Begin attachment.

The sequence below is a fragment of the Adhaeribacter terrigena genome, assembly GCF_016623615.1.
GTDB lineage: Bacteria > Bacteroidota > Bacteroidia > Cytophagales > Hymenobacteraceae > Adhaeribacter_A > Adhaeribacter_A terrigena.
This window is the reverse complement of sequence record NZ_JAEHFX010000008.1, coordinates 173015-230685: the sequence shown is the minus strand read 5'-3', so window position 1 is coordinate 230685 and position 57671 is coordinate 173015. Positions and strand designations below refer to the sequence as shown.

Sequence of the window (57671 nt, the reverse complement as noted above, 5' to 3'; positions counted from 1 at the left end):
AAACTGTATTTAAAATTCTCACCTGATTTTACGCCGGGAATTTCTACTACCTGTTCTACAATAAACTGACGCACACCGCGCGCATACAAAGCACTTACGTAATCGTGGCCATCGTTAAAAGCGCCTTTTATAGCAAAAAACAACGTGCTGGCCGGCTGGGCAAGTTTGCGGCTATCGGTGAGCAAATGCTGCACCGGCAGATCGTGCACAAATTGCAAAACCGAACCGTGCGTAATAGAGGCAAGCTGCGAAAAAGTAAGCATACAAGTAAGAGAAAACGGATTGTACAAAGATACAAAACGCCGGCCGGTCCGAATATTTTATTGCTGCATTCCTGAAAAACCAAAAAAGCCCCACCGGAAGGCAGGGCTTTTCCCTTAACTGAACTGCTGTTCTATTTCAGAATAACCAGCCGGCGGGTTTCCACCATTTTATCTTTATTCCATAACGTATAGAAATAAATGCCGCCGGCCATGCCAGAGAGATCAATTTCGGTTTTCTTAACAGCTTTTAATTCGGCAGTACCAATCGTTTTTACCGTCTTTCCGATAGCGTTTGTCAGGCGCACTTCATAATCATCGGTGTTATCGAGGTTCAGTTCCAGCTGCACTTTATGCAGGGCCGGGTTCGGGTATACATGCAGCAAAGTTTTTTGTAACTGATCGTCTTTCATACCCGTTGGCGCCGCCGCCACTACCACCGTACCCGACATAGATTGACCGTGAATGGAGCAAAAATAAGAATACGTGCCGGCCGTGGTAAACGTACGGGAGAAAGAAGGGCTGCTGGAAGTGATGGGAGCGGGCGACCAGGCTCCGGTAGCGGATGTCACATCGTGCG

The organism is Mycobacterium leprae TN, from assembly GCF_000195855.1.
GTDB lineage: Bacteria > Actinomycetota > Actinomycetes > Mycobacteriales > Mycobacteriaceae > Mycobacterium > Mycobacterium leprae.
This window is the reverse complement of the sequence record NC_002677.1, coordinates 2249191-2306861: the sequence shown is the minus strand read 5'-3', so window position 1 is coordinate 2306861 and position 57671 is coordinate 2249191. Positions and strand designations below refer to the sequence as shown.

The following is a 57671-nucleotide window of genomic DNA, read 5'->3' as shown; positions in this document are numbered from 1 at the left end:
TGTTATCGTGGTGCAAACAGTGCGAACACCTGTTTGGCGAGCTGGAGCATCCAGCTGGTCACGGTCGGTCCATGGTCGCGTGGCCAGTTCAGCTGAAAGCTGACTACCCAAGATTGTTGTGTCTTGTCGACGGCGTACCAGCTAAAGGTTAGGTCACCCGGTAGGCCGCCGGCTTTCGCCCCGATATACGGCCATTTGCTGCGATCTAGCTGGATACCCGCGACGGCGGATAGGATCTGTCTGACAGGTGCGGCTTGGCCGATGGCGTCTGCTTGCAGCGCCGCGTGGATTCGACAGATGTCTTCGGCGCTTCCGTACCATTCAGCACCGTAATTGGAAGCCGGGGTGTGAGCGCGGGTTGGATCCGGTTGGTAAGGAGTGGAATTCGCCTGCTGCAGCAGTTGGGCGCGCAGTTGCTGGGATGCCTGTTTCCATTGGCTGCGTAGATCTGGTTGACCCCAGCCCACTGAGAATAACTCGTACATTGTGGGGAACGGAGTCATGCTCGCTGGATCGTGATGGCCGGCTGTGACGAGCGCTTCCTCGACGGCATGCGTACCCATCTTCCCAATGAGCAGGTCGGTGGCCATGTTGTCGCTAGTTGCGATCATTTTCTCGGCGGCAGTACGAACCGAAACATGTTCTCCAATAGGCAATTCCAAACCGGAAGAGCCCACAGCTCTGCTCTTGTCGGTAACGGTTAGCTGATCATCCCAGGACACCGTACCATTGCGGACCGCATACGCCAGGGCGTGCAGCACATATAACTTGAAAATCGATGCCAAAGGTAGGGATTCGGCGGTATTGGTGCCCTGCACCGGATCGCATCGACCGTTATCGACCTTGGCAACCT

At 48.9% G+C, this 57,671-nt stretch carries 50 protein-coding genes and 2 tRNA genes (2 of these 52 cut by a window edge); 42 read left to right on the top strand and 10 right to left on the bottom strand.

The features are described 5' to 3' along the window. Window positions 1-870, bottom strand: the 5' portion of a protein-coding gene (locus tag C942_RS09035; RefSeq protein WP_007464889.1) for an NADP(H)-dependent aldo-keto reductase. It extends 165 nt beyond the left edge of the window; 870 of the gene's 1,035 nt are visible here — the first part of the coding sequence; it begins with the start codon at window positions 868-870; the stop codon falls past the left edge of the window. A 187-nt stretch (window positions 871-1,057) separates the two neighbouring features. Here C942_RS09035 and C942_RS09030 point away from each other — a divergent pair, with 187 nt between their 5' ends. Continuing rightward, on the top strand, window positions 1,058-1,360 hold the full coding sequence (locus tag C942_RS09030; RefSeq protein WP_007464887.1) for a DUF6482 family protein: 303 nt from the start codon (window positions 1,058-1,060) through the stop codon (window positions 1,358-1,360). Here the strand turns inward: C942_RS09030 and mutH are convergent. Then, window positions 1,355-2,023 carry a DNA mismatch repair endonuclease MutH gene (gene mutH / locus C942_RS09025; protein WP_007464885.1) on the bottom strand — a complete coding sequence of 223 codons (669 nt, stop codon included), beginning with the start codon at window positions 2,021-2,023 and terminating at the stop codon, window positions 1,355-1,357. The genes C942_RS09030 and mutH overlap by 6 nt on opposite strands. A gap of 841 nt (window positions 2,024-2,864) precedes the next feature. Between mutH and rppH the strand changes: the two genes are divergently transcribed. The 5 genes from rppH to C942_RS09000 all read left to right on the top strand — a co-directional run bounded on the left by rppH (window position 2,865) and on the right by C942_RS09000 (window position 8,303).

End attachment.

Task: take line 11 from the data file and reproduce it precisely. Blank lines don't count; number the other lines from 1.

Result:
At 48.9% G+C, this 57,671-nt stretch carries 50 protein-coding genes and 2 tRNA genes (2 of these 52 cut by a window edge); 42 read left to right on the top strand and 10 right to left on the bottom strand.